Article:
The Violence of Memory

Sri Lanka, 2017: Eight years after the end of the war, the memory of violence might be in the past, but the violence of memory is continuously refreshed. The military guise has been shed, but violence still lingers in the everyday. This violence exists in the culture as much as it does in national symbols and institutions. It lingers in conversations, the interactions between people, in casual looks exchanged in the streets. It even lingers in family environments, in carefully and subconsciously crafted self-perceptions, even among the oppressed.

In terms of political philosophy, this violence is an Althusserian Ideological State Apparatus, its subjects, i.e. all Sri Lankans whether majority or minority, are continuously interpellated or ideologically indoctrinated in various sites of institutional power, including family environments and the cultural space.

The ‘violence of memory’ is a violence that continuously seeks to maintain the status quo, ultimately invoking only a single thought; know your ‘place’, and stick to it. It operates largely in the invisible, and when it surfaces, it only does so in the minds of those it actively others. To everyone else, it is merely a ghost in the dark, an illusion conceived of only by the mentally unhinged. People submit out of fear of ridicule, fear for their lives and their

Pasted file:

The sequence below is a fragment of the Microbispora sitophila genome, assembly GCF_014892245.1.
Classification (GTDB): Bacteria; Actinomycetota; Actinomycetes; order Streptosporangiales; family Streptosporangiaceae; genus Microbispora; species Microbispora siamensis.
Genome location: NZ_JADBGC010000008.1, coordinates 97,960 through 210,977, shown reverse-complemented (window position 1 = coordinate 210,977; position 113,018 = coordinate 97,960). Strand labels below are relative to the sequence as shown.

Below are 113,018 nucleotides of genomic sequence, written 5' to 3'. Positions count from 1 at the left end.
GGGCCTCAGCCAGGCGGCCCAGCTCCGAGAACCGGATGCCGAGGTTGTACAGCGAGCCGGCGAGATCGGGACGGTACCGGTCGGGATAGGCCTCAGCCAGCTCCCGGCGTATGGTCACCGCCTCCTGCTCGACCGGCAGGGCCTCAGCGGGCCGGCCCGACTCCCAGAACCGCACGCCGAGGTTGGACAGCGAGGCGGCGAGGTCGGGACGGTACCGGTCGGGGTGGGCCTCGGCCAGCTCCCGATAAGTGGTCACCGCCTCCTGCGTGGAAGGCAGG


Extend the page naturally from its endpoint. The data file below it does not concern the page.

Sri Lanka, with thousands of years of history and heritage, is a country that has suffered enormously from conflict in its post-independence years. Most of it has been driven by the complete stake to the nation laid claim to by its dominant Sinhala-Buddhist majority, represented by the roaring, sword wielding lion in the country’s flag. The war with the LTTE, and the JVP’s Marxist class struggle laid claim to more than a hundred thousand lives. Today, in the post war era, Islamophobia has reached dangerous levels, with many of the global stereotypes levelled against the Islamic faith surfacing in strong institutional propaganda and public discourse. Mass racism and acts of brutal violence is seen against Muslim and Christian minorities, as well as against the economically dispossessed.

Currently the country slumbers in an uncomfortable and tenuous peace. The wounds that have been created by its 30 year long civil war, and the root causes for the same, and the festering sores from its multiple other fears and insecurities are left unhealed. The ultranationalist ideology that has pervaded Sri Lanka’s existence since independence constantly works in the background, looking for an opportunity to break out into a mainstream under pressure from an urgent need to ‘develop’ and ‘progress’ at all costs.

The work has been shown and published in the following 
Groundviews 2015 (publication)
‘Young Subcontinent’ Serendipty Arts Festival Goa 2016
‘In search of stillness’, Edinburg Festival Fringe 2017  
Society and Culture in South Asia 2018 (publication)
‘Recurrence: a conversation among six artists’ Lionel Wendt Gallery Colombo 2019